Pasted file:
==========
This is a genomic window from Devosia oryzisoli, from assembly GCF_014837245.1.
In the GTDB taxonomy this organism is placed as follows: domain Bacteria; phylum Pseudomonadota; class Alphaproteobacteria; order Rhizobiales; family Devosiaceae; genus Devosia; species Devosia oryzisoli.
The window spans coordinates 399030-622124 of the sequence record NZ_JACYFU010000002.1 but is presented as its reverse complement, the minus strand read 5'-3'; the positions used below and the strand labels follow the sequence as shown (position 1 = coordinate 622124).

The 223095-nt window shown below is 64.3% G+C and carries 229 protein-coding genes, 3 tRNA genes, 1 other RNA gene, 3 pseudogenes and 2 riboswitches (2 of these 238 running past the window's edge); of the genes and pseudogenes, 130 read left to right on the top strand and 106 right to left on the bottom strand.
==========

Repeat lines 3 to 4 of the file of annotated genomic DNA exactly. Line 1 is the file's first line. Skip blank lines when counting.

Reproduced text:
The window spans coordinates 399030-622124 of the sequence record NZ_JACYFU010000002.1 but is presented as its reverse complement, the minus strand read 5'-3'; the positions used below and the strand labels follow the sequence as shown (position 1 = coordinate 622124).

The 223095-nt window shown below is 64.3% G+C and carries 229 protein-coding genes, 3 tRNA genes, 1 other RNA gene, 3 pseudogenes and 2 riboswitches (2 of these 238 running past the window's edge); of the genes and pseudogenes, 130 read left to right on the top strand and 106 right to left on the bottom strand.